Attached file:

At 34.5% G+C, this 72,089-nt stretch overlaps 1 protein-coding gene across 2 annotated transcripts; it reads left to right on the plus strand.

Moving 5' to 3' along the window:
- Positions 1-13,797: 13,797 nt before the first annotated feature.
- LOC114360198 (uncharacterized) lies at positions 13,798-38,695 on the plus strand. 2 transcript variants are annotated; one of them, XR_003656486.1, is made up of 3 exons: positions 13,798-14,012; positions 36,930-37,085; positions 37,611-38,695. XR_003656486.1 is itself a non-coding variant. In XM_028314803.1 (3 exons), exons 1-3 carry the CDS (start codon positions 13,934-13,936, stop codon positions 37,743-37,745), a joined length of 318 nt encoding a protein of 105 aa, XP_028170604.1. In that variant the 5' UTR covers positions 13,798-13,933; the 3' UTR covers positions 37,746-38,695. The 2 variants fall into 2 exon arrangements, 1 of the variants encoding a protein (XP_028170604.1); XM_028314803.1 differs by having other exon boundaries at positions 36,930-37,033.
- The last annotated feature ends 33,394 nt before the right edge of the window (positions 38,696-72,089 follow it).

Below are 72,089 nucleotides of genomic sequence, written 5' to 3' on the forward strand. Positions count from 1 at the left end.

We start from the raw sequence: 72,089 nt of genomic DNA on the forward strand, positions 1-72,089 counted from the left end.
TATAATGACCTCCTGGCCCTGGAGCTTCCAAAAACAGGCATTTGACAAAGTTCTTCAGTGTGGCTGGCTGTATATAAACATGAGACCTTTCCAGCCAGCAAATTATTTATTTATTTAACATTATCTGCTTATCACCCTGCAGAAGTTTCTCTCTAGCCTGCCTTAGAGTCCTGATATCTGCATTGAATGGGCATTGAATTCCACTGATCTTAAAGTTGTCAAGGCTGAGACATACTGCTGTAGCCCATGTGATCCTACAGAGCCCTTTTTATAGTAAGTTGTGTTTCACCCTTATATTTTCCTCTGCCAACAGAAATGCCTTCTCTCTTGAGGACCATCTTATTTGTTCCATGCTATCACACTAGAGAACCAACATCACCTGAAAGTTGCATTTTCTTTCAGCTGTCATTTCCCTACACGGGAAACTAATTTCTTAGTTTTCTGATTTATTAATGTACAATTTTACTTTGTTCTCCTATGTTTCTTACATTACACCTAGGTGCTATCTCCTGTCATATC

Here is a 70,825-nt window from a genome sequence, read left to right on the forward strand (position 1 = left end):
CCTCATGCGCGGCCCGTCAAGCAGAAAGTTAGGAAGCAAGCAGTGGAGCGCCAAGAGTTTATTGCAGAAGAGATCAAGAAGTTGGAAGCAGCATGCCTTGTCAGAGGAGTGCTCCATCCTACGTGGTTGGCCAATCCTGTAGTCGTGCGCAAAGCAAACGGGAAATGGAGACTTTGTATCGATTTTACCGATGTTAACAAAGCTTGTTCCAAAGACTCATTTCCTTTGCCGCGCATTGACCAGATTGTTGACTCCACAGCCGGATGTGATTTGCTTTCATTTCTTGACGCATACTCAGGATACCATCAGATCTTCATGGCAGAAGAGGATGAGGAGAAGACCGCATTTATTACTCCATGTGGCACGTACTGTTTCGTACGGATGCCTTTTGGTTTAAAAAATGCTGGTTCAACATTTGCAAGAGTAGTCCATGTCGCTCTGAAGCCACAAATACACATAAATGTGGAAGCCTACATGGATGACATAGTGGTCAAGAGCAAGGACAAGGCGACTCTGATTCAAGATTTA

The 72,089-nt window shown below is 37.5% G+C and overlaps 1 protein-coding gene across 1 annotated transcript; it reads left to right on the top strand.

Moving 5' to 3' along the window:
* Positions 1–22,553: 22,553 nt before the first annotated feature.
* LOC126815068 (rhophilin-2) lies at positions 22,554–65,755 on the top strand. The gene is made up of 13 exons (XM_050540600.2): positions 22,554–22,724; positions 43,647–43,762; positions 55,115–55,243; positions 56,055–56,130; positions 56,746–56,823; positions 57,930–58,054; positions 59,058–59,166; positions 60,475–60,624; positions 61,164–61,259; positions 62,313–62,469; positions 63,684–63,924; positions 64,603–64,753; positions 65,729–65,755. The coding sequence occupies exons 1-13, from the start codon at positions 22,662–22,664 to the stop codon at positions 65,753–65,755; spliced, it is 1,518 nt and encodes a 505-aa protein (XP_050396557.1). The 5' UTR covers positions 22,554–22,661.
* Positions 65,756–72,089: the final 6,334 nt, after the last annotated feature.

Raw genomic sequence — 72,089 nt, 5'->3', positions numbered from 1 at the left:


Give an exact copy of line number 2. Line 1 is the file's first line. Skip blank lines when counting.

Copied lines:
Moving 5' to 3' along the window: